Yet even though the US intervention of 1992 and 1993 was fairly fleeting, it also internationalised, and thereby exacerbated, the civil tensions in Somalia, paving the way for the civil war in the Republic of Somalia during the 1990s. During Operation Restore Hope, America may have denounced some of the warlords as illegitimate and ‘evil’, but it implicitly supported or encouraged others. By choosing to transform Mohammad Farah Aideed into the bogeyman of Somalia (often by exaggerating his power and influence), US intervention inflamed those groups that opposed Aideed. According to one report, America went so far as to arm certain anti-Aideed forces, or at least turned a blind eye to their acquisition of arms. In June 1993, a journalist for the Washington Post described it as ‘waltzing with the warlords’, where American propaganda and manoeuvring gave certain warlords ‘too much prominence’ and in the process upped the stakes in the Somali civil conflict (2). It is not surprising that, following America’s withdrawal after Operation Restore Hope went wrong, the civil conflict intensified rather than giving way to Clinton’s ‘peace’.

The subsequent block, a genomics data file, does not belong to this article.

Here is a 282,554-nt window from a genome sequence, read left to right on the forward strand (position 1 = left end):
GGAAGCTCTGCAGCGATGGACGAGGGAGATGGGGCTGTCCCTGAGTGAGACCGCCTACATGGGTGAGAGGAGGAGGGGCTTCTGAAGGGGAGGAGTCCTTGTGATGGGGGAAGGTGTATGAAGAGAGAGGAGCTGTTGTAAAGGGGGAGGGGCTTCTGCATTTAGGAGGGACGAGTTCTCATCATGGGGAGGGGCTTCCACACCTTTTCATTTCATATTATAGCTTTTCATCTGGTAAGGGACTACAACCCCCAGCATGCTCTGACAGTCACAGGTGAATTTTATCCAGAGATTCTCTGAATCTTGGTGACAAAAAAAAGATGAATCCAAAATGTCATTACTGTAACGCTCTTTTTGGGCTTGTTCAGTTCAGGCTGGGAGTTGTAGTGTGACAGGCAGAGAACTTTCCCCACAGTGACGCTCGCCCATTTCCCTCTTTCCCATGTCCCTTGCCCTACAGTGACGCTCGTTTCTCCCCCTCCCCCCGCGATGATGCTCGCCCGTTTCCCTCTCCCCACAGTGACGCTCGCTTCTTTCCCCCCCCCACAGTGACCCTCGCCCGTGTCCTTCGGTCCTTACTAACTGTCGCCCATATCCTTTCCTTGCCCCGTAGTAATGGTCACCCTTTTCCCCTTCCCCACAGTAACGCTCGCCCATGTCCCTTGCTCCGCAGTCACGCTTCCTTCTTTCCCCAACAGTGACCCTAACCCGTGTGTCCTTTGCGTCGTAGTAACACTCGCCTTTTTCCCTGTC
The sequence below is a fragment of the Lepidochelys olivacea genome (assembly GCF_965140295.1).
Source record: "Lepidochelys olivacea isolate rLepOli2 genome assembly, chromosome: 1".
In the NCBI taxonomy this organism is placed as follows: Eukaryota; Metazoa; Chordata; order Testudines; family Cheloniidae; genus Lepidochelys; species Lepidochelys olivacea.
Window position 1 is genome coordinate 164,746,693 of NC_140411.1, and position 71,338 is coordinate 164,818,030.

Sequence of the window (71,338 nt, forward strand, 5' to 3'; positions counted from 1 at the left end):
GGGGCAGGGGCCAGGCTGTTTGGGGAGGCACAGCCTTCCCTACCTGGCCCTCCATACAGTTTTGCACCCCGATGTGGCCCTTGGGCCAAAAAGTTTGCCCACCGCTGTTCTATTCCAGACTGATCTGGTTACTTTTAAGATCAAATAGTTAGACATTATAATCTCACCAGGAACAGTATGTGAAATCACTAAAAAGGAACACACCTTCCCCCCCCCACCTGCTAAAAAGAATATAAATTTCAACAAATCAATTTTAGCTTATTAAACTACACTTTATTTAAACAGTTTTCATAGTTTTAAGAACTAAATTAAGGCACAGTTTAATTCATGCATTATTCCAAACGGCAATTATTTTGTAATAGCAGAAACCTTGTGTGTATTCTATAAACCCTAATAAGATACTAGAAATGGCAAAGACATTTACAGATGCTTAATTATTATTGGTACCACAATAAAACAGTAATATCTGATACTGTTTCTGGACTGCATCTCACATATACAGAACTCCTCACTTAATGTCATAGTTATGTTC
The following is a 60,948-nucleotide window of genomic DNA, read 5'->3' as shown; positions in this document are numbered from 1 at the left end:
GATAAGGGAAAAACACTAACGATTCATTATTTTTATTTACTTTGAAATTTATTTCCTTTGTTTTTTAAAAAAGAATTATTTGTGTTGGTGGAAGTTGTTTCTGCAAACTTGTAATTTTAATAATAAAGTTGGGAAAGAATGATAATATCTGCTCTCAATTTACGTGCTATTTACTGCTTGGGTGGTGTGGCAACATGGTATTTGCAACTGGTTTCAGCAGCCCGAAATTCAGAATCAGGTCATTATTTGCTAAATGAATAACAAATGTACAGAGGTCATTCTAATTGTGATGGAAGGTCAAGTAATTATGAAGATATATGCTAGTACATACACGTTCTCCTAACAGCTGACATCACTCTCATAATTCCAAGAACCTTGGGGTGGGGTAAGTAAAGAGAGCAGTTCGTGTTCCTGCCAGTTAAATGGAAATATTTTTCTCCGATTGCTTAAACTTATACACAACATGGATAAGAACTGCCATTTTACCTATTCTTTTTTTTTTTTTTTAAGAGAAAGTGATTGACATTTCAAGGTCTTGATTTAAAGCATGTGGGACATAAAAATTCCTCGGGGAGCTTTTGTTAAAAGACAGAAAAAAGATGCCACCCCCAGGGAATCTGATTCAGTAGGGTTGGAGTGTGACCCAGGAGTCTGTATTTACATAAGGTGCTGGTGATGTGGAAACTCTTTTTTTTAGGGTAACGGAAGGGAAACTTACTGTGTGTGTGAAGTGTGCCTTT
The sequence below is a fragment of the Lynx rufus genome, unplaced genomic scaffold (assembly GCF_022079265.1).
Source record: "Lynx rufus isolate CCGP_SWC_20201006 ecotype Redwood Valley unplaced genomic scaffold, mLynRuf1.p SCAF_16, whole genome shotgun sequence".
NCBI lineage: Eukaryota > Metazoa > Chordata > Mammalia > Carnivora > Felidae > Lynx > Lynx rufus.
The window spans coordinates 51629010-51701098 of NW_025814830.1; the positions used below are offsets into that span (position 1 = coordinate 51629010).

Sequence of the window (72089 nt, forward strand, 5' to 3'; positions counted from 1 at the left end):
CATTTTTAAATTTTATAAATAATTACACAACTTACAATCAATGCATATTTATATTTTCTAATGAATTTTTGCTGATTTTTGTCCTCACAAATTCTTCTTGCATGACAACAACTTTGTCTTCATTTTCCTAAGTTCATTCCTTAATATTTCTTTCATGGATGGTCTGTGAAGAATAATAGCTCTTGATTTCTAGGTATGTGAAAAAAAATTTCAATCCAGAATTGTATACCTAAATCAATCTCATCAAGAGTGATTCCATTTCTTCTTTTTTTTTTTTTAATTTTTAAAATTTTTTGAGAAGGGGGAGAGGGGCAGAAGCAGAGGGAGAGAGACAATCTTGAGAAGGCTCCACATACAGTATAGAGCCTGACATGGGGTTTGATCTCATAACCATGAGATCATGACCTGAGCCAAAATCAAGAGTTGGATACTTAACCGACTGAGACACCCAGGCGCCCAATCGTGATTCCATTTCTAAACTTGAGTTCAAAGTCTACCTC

A similar process of internationalising Somalia’s tensions is taking place again today, though this time under the rubric of the ‘war on terror’. It was recently revealed that Washington has duplicitously funded and armed a collection of eight ‘warlord militias’ to challenge the Islamists’ takeover of Mogadishu. Indeed, the warlord groups seem to be explicitly appealing to international sentiments, naming themselves as the ‘Alliance for the Restoration of Peace and Counter-Terrorism’, or the ‘Anti-Terrorism Alliance’ for short. They’re also making unsubstantiated claims that the Islamic Courts Union has links with al-Qaeda. This is clearly an attempt to cloak themselves with the moral authority of the international ‘war on terror’, and it seems to have worked: America is backing them on the basis that anyone is better than radical Islamists (3).